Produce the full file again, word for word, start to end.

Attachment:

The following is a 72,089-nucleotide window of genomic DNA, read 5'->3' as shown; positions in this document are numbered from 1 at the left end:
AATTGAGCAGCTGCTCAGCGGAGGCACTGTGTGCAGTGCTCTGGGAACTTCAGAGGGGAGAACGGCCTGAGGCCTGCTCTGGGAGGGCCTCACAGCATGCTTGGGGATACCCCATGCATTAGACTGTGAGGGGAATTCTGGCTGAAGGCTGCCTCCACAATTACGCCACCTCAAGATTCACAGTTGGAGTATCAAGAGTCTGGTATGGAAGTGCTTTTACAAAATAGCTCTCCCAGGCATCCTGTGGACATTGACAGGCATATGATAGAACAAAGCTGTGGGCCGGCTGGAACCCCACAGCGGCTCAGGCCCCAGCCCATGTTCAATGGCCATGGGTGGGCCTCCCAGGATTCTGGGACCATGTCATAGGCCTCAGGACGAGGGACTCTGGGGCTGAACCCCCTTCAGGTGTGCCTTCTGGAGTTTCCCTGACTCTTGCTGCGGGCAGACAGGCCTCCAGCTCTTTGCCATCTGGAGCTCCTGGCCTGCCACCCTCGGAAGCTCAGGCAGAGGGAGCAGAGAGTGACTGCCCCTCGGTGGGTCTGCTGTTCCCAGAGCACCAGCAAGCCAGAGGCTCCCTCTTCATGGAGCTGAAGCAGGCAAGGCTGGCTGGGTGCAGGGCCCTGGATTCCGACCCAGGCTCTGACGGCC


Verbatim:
The following is a 72,089-nucleotide window of genomic DNA, read 5'->3' as shown; positions in this document are numbered from 1 at the left end:
AATTGAGCAGCTGCTCAGCGGAGGCACTGTGTGCAGTGCTCTGGGAACTTCAGAGGGGAGAACGGCCTGAGGCCTGCTCTGGGAGGGCCTCACAGCATGCTTGGGGATACCCCATGCATTAGACTGTGAGGGGAATTCTGGCTGAAGGCTGCCTCCACAATTACGCCACCTCAAGATTCACAGTTGGAGTATCAAGAGTCTGGTATGGAAGTGCTTTTACAAAATAGCTCTCCCAGGCATCCTGTGGACATTGACAGGCATATGATAGAACAAAGCTGTGGGCCGGCTGGAACCCCACAGCGGCTCAGGCCCCAGCCCATGTTCAATGGCCATGGGTGGGCCTCCCAGGATTCTGGGACCATGTCATAGGCCTCAGGACGAGGGACTCTGGGGCTGAACCCCCTTCAGGTGTGCCTTCTGGAGTTTCCCTGACTCTTGCTGCGGGCAGACAGGCCTCCAGCTCTTTGCCATCTGGAGCTCCTGGCCTGCCACCCTCGGAAGCTCAGGCAGAGGGAGCAGAGAGTGACTGCCCCTCGGTGGGTCTGCTGTTCCCAGAGCACCAGCAAGCCAGAGGCTCCCTCTTCATGGAGCTGAAGCAGGCAAGGCTGGCTGGGTGCAGGGCCCTGGATTCCGACCCAGGCTCTGACGGCC